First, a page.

This chiasm actually focuses on the narrow strip of wilderness (hereafter NSW) as shown by D and D', the red highlights and the central position occupied by lines 4 and 6. Mormon describes that wilderness in line 5 which features reiterations of couplets E and F as originally found in line 2 and as reiterated a second time in line 8. It is interesting that Mormon reverses his couplets in line 5 placing the sea east—sea west association before the bordering concept.
The relationship between the NSW and the lands of Zarahemla and Nephi are given in line 3 in which Nephi is “divided” from Zarahemla by the NSW. The relationship of the NSW with the land of Zarahemla, the land of Manti and the Sidon River is given in line 8. Although all of this is structured around the lands occupied by the Lamanites, the only lines that actually address the lands and peoples of the Lamanites are lines 1, 2, 3 and 9. This format means that the NSW, which is generally ignored in most geographies of the Book of Mormon, is fundamental for understanding the book’s setting. Any publication that does not address the narrow strip of wilderness with the clarity that Mormon provides should be rejected as an answer to the book’s setting.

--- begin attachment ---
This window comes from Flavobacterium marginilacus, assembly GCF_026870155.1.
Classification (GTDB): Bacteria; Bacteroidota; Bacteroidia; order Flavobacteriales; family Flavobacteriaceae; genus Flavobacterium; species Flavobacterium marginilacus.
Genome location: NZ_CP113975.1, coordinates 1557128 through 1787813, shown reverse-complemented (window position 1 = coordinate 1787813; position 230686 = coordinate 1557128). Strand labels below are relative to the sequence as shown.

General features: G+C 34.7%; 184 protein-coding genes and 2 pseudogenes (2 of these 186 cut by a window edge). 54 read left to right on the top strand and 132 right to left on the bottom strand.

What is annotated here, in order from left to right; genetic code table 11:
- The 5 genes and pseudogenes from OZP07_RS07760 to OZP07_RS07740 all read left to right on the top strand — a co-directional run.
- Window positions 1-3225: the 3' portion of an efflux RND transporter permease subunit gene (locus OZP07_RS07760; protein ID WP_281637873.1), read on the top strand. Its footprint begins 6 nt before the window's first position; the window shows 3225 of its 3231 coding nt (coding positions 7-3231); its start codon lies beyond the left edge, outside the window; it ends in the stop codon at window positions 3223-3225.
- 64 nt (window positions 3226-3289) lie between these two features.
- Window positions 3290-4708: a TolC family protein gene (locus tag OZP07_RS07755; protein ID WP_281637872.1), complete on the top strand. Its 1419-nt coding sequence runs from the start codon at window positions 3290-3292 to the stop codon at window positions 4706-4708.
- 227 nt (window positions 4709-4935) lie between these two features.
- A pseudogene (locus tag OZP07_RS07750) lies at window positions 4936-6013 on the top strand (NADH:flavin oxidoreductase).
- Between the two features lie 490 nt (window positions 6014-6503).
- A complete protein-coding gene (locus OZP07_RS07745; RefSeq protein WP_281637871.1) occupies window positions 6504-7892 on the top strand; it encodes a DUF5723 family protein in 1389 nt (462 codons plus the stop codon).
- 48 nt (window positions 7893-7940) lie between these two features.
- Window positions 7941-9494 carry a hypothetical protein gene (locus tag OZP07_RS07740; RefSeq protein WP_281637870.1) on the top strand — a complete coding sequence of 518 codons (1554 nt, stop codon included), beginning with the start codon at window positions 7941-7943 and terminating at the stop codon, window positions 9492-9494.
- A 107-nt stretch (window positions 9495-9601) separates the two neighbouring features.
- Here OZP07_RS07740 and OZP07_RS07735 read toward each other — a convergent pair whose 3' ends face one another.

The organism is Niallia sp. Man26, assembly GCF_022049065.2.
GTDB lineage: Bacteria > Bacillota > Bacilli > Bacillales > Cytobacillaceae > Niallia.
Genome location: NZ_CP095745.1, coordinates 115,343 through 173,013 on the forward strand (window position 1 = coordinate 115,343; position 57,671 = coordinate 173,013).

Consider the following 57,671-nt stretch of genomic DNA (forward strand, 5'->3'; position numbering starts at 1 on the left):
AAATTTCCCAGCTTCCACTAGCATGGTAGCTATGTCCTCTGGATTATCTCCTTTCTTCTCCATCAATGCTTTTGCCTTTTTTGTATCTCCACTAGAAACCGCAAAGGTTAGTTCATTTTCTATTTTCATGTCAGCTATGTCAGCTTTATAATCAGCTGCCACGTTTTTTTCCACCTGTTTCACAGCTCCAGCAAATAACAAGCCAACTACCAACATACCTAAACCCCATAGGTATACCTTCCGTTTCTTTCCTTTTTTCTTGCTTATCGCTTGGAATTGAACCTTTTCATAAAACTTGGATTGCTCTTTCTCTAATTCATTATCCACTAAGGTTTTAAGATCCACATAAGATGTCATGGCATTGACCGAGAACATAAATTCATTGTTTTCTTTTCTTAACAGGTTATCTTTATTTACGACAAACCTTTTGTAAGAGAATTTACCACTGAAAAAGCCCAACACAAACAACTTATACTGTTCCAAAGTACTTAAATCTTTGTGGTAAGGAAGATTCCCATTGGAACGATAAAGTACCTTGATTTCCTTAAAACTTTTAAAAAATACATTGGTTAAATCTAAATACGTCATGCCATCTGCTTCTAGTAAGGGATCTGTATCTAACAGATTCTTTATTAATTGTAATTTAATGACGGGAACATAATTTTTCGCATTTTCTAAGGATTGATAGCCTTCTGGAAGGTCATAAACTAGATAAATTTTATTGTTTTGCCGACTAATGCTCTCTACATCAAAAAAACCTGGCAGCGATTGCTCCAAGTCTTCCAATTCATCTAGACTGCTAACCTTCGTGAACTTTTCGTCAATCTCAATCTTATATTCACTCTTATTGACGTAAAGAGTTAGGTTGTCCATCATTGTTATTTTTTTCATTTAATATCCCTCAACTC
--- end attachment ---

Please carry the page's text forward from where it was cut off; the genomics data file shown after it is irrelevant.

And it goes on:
Mormon writes Alma 22:27 in this format to clarify the following factors:
1.The NSW divided the Lamanites’ land of Nephi from the Nephites’ land of Zarahemla (lines 1, 3 and 4).
2.The NSW extended from the east sea to the west sea5 and 8) as did the lands occupied by the Lamanites shown in line 2 (note Mormon’s placement in the chiasm of lines 2, 5 and 8—all addressing the seas on the east and on the west).
3.The NSW was north of the land of Nephi by the land of Zarahemla (line 7).
4.The borders of Manti were also north of the land of Nephi (line 8).
5.The headwaters of the river Sidon were in or adjacent to the borders of the land of Manti (line 8).
Line 9 provides Mormon’s conclusion stating that the Lamanites and the Nephites were thus, “divided” by the NSW. So it was not simply the philosophies, traditions and lifestyles that “divided” the two cultures—their intermediate terrain, the narrow strip of wilderness, was also a major barrier between the two peoples.